Sublime Text V8 Engine Build System

  • You can play with upcoming features using transpilers such as Babel but I wanted a way to very quickly test features directly against the V8 Javascript engine and being an avid user of Sublime Text I wanted to set it up to be able to use the V8 Javascript engine…
  • I have a project structered like you see below; – – The instructions below will show how to install the engine via Homebrew and then add the Sublime Build for the default shipped harmony V8 release and then with that build variants for different levels of features in the engine….
  • Amongst the list at the top you will notice some of those we will be using to enable our sublime build to use variants of the feature sets for V8 engine.
  • For any file you have open you can choose to build it with the build tool of your choice adding new ones to sublime to run any command on your opertaing system, one that works for that code obviously, .
  • Ok, now with a javascript file open, select the ‘V8’ build from the menu then execute the build by going to ‘Build’ in the menu or hitting ⌘B (on OSX).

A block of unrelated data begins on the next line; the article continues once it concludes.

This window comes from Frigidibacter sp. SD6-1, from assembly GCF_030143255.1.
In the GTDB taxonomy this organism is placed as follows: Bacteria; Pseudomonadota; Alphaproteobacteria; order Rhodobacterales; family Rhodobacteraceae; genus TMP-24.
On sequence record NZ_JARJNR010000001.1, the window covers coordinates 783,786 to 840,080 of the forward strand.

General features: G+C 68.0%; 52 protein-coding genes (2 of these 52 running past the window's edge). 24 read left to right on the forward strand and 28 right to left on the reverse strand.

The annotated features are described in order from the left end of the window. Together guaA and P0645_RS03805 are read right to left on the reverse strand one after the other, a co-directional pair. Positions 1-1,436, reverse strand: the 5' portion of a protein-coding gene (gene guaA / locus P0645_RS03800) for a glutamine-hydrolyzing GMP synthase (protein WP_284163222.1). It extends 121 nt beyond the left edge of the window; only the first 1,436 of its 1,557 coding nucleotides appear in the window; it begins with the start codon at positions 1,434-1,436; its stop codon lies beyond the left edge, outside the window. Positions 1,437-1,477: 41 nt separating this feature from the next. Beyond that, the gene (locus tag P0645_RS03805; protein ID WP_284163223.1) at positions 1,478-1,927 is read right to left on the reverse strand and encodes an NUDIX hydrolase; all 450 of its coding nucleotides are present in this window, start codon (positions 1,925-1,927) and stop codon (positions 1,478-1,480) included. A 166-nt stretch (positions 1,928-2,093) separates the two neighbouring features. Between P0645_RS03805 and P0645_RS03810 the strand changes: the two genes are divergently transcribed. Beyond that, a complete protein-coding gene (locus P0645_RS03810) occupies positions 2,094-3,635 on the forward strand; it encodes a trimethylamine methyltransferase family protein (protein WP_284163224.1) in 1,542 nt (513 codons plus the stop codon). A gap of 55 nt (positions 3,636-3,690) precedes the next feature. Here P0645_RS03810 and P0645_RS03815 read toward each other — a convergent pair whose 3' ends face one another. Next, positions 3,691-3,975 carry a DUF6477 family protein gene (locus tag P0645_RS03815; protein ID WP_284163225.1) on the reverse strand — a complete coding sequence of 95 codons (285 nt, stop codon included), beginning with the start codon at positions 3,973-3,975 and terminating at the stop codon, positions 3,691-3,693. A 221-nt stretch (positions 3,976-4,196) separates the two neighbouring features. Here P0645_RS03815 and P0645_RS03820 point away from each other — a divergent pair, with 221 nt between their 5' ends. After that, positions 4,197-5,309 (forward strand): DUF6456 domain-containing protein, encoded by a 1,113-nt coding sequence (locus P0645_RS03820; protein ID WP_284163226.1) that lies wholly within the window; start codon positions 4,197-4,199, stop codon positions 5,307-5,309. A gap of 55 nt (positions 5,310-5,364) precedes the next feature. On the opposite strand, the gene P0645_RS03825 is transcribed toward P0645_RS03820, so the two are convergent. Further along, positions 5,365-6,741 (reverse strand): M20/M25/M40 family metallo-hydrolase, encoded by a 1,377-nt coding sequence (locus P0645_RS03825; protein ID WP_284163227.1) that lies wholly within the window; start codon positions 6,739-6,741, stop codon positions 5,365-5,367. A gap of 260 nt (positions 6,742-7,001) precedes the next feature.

An explanation of how to use the Google V8 Javascript engine as a Build Tool in Sublime Text 3.
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React Fundamentals with Wes Bos Tickets, Fri, Sep 8, 2017 at 9:00 AM

  • This workshop is aimed at understanding the fundamentals of React.
  • Throughout the day, participants will work to build an application by incrementally learning each fundamental concept in React.
  • By taking the time to implement it into an application, participants will get a hands-on approach to understanding why and how React works.
  • Refunds for HackerYou workshops will only be given if we are notified 7 days prior to the event.